Capitalism vs Survival

It might be accurate to describe the human species as suicidal. The threat of nuclear annihilation and the reality of climate chaos loom over everything we do. We are getting dangerously close to the extinction of our species, and we are taking out many others with us: possibly 50 percent of all species according to some scientists. But how did we get like this? I think that a look at the inner workings of capitalism will give us a fairly good idea. Capitalism is a system that is based on continuous growth and it is the economic system in which our whole society operates. This means that capitalism has had to grow into areas such as fossil fuel production, even though they are destroying the earth in the process. This combines with a pricing system that does not factor environmental destruction or other externalities into the price of a product. Together these make capitalism a hazard to human existence.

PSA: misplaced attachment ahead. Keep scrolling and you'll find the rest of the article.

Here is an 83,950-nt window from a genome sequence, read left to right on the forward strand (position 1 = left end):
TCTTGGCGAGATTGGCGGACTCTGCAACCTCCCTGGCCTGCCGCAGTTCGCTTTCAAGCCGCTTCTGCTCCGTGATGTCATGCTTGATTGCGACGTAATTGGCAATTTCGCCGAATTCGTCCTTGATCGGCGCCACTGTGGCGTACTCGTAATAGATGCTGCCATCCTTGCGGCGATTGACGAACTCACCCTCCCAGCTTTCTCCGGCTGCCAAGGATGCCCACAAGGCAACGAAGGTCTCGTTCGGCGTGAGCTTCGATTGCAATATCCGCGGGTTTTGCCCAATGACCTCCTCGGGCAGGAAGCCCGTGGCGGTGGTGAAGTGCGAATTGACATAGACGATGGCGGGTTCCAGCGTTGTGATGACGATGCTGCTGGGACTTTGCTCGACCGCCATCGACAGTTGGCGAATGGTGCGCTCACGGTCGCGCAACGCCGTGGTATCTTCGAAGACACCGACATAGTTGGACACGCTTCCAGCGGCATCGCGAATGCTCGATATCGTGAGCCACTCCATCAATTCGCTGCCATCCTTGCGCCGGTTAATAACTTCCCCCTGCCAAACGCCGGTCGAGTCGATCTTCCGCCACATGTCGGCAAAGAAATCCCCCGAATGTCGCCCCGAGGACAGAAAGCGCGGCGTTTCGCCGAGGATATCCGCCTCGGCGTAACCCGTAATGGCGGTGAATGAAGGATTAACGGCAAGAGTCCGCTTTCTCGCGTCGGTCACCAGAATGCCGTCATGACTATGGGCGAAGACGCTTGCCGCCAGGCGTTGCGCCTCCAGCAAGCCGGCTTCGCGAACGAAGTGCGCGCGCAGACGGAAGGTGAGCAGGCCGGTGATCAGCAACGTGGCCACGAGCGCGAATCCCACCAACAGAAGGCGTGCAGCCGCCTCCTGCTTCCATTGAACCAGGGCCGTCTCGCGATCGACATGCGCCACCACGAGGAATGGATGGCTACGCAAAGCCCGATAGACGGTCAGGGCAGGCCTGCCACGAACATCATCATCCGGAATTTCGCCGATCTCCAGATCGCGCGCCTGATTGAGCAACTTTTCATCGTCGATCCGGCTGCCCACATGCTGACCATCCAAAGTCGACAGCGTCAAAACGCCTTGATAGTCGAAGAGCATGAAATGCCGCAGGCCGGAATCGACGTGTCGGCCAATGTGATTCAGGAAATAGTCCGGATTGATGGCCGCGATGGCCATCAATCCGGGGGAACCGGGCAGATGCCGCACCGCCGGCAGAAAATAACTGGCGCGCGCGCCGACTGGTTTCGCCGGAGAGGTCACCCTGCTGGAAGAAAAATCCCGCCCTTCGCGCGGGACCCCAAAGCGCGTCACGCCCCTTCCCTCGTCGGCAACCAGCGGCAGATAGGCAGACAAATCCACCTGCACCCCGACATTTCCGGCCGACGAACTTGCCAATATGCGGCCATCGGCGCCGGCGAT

The process of capitalistic growth goes something like this: all money is distributed through banks. It cannot come from anywhere else. Since banks charge interest, the bank might lend me £1 million and get back £2 million. This extra money has to come from somewhere but money can only be distributed through banks. So more money has to be created.1 This means that a capitalist economy must continually grow or else it will collapse. So it keeps growing, eventually expanding into every area of life, the way an expanding bubble in your living room will eventually fill your entire house. These areas of life inevitably include weapons production and exploiting fossil fuels, among other nasty activities. But since banks have to make profit, someone continually loses out from this growth. This could be on a micro level of you going bankrupt, or on a macro level of your country being forced into a harsh structural adjustment program, thrusting the majority of the population into poverty. There are infinite possibilities for how people can lose out from this process, including humanity ceasing to exist. This is also the reason why imperialism and war are necessary parts of capitalism.